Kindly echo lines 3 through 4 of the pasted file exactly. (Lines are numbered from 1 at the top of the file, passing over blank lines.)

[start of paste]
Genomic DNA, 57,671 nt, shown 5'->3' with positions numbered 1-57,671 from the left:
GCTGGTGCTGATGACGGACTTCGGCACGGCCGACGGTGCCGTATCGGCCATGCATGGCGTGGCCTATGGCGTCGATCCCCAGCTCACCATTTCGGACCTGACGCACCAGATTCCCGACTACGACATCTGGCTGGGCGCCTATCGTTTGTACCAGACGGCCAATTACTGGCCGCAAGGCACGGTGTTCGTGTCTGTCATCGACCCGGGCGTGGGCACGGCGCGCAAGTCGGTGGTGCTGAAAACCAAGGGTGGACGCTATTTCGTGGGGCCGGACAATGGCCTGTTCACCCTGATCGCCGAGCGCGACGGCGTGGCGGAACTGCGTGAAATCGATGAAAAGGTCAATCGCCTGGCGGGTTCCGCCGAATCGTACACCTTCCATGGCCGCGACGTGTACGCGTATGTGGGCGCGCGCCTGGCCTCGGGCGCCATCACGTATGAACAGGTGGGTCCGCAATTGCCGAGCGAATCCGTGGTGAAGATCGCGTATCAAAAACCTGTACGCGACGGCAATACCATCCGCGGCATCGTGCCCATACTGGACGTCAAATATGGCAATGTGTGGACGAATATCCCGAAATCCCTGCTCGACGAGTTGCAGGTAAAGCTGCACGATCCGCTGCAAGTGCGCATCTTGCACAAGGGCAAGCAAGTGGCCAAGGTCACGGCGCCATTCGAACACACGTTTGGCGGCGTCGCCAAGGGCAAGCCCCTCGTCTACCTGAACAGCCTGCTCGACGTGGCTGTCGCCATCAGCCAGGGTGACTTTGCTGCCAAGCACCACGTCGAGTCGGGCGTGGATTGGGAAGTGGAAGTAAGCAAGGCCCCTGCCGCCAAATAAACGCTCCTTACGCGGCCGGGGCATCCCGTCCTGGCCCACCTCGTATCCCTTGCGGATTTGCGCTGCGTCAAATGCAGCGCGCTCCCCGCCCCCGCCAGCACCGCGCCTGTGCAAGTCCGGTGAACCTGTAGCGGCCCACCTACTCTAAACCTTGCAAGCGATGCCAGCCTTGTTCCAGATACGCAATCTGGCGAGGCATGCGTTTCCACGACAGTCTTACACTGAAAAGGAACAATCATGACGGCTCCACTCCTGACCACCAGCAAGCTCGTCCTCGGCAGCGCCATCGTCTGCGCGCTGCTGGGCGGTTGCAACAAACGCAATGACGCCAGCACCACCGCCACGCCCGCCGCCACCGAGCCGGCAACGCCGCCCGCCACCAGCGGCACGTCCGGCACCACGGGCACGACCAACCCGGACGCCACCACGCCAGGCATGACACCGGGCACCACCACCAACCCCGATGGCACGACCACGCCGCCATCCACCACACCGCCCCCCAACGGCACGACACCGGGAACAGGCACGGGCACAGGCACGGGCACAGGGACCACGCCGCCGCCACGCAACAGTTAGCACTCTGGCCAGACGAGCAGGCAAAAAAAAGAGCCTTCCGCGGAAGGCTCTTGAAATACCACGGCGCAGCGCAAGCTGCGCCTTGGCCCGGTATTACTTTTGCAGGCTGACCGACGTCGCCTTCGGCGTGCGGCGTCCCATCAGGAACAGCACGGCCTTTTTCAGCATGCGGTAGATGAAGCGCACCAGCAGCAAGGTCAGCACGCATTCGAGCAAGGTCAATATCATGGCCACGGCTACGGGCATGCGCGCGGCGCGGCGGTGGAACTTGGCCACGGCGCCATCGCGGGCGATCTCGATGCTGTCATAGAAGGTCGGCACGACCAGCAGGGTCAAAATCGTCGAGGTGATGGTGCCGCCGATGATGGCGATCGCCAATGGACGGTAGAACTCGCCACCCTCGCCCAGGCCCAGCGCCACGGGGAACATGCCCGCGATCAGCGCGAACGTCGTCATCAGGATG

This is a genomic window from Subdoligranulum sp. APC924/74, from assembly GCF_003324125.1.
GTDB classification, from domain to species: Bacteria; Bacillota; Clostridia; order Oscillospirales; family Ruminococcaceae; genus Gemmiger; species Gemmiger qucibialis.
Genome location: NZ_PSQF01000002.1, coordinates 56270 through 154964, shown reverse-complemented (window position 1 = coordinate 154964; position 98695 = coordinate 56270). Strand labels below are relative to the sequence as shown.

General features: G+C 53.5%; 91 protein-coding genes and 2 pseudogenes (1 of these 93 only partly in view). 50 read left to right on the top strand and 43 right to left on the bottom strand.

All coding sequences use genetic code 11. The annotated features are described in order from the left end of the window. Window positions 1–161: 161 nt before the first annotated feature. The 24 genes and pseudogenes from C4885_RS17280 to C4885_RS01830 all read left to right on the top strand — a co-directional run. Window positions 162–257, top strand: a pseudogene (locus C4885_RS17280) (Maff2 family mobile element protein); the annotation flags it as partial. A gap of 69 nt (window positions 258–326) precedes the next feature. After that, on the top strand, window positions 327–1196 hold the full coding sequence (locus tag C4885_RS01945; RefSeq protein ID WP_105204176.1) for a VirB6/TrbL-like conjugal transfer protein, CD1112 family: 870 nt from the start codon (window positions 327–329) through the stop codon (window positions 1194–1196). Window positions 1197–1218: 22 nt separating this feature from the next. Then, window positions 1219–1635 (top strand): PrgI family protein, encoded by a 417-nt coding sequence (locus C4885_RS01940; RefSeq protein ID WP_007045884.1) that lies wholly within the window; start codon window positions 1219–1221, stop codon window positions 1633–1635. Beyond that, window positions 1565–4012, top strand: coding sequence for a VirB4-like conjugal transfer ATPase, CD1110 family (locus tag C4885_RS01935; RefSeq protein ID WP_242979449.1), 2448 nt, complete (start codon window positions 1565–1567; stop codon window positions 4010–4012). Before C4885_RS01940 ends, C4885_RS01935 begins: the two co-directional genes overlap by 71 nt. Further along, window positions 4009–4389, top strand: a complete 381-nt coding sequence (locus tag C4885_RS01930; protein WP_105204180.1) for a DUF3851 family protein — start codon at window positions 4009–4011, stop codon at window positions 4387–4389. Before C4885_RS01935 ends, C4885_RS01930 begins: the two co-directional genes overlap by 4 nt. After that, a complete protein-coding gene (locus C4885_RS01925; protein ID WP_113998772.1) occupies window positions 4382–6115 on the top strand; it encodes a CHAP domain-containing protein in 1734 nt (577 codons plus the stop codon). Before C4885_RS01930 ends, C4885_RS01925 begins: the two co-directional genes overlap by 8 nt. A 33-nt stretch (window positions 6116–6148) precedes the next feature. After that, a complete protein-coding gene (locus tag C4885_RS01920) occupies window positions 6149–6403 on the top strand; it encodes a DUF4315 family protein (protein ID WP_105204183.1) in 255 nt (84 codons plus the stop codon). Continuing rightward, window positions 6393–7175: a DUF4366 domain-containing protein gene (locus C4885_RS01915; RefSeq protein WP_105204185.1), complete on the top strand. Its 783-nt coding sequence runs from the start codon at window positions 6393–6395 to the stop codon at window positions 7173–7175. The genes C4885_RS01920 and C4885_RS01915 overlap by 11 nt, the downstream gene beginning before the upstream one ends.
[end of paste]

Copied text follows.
This is a genomic window from Subdoligranulum sp. APC924/74, from assembly GCF_003324125.1.
GTDB classification, from domain to species: Bacteria; Bacillota; Clostridia; order Oscillospirales; family Ruminococcaceae; genus Gemmiger; species Gemmiger qucibialis.